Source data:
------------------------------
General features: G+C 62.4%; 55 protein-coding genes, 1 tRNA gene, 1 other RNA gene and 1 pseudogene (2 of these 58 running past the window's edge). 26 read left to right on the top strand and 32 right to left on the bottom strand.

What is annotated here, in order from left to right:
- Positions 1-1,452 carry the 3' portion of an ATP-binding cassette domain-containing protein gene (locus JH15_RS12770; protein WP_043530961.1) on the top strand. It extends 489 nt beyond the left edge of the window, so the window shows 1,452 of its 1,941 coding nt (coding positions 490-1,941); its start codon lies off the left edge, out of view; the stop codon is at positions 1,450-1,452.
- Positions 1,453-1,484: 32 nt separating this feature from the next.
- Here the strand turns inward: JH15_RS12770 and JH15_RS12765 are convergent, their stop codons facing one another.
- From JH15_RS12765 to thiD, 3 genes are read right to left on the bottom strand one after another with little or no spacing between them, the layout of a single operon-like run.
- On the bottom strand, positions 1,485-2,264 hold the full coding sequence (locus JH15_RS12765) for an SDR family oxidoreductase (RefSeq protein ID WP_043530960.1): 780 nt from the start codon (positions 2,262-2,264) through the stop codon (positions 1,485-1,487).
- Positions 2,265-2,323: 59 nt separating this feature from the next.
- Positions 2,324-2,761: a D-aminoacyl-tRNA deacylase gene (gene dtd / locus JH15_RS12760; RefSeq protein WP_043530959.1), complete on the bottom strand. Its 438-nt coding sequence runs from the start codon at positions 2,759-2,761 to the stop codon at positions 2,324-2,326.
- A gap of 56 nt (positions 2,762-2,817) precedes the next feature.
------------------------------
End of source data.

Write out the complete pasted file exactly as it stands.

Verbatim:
General features: G+C 62.4%; 55 protein-coding genes, 1 tRNA gene, 1 other RNA gene and 1 pseudogene (2 of these 58 running past the window's edge). 26 read left to right on the top strand and 32 right to left on the bottom strand.

What is annotated here, in order from left to right:
- Positions 1-1,452 carry the 3' portion of an ATP-binding cassette domain-containing protein gene (locus JH15_RS12770; protein WP_043530961.1) on the top strand. It extends 489 nt beyond the left edge of the window, so the window shows 1,452 of its 1,941 coding nt (coding positions 490-1,941); its start codon lies off the left edge, out of view; the stop codon is at positions 1,450-1,452.
- Positions 1,453-1,484: 32 nt separating this feature from the next.
- Here the strand turns inward: JH15_RS12770 and JH15_RS12765 are convergent, their stop codons facing one another.
- From JH15_RS12765 to thiD, 3 genes are read right to left on the bottom strand one after another with little or no spacing between them, the layout of a single operon-like run.
- On the bottom strand, positions 1,485-2,264 hold the full coding sequence (locus JH15_RS12765) for an SDR family oxidoreductase (RefSeq protein ID WP_043530960.1): 780 nt from the start codon (positions 2,262-2,264) through the stop codon (positions 1,485-1,487).
- Positions 2,265-2,323: 59 nt separating this feature from the next.
- Positions 2,324-2,761: a D-aminoacyl-tRNA deacylase gene (gene dtd / locus JH15_RS12760; RefSeq protein WP_043530959.1), complete on the bottom strand. Its 438-nt coding sequence runs from the start codon at positions 2,759-2,761 to the stop codon at positions 2,324-2,326.
- A gap of 56 nt (positions 2,762-2,817) precedes the next feature.